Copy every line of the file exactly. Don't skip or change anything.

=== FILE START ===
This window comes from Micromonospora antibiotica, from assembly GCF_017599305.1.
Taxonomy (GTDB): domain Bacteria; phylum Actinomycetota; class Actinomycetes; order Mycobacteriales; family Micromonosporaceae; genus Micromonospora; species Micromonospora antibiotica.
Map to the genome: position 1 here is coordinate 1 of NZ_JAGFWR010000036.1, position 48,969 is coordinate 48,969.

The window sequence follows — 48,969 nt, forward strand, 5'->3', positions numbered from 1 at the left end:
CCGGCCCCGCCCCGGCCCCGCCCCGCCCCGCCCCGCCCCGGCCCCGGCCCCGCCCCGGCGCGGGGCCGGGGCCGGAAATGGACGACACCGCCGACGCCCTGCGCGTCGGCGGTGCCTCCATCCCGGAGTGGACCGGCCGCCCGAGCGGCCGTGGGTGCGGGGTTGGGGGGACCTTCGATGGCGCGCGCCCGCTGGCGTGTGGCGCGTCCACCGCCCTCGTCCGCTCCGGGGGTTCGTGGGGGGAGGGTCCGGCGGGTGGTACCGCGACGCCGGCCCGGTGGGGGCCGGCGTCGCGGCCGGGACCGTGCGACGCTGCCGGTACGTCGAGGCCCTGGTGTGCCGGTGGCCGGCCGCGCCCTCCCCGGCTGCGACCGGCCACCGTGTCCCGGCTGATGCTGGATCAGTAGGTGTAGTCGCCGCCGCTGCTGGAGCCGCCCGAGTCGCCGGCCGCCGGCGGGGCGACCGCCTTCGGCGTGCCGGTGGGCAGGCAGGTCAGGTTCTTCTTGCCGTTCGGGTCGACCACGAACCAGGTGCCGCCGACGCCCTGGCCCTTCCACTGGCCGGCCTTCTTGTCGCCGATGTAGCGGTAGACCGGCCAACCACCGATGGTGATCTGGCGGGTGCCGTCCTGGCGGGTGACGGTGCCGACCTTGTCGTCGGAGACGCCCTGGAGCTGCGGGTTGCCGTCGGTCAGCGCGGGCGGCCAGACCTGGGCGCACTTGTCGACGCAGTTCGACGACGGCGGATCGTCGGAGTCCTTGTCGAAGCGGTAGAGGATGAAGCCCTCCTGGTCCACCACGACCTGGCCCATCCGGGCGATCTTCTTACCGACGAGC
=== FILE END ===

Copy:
This window comes from Micromonospora antibiotica, from assembly GCF_017599305.1.
Taxonomy (GTDB): domain Bacteria; phylum Actinomycetota; class Actinomycetes; order Mycobacteriales; family Micromonosporaceae; genus Micromonospora; species Micromonospora antibiotica.
Map to the genome: position 1 here is coordinate 1 of NZ_JAGFWR010000036.1, position 48,969 is coordinate 48,969.

The window sequence follows — 48,969 nt, forward strand, 5'->3', positions numbered from 1 at the left end:
CCGGCCCCGCCCCGGCCCCGCCCCGCCCCGCCCCGCCCCGGCCCCGGCCCCGCCCCGGCGCGGGGCCGGGGCCGGAAATGGACGACACCGCCGACGCCCTGCGCGTCGGCGGTGCCTCCATCCCGGAGTGGACCGGCCGCCCGAGCGGCCGTGGGTGCGGGGTTGGGGGGACCTTCGATGGCGCGCGCCCGCTGGCGTGTGGCGCGTCCACCGCCCTCGTCCGCTCCGGGGGTTCGTGGGGGGAGGGTCCGGCGGGTGGTACCGCGACGCCGGCCCGGTGGGGGCCGGCGTCGCGGCCGGGACCGTGCGACGCTGCCGGTACGTCGAGGCCCTGGTGTGCCGGTGGCCGGCCGCGCCCTCCCCGGCTGCGACCGGCCACCGTGTCCCGGCTGATGCTGGATCAGTAGGTGTAGTCGCCGCCGCTGCTGGAGCCGCCCGAGTCGCCGGCCGCCGGCGGGGCGACCGCCTTCGGCGTGCCGGTGGGCAGGCAGGTCAGGTTCTTCTTGCCGTTCGGGTCGACCACGAACCAGGTGCCGCCGACGCCCTGGCCCTTCCACTGGCCGGCCTTCTTGTCGCCGATGTAGCGGTAGACCGGCCAACCACCGATGGTGATCTGGCGGGTGCCGTCCTGGCGGGTGACGGTGCCGACCTTGTCGTCGGAGACGCCCTGGAGCTGCGGGTTGCCGTCGGTCAGCGCGGGCGGCCAGACCTGGGCGCACTTGTCGACGCAGTTCGACGACGGCGGATCGTCGGAGTCCTTGTCGAAGCGGTAGAGGATGAAGCCCTCCTGGTCCACCACGACCTGGCCCATCCGGGCGATCTTCTTACCGACGAGC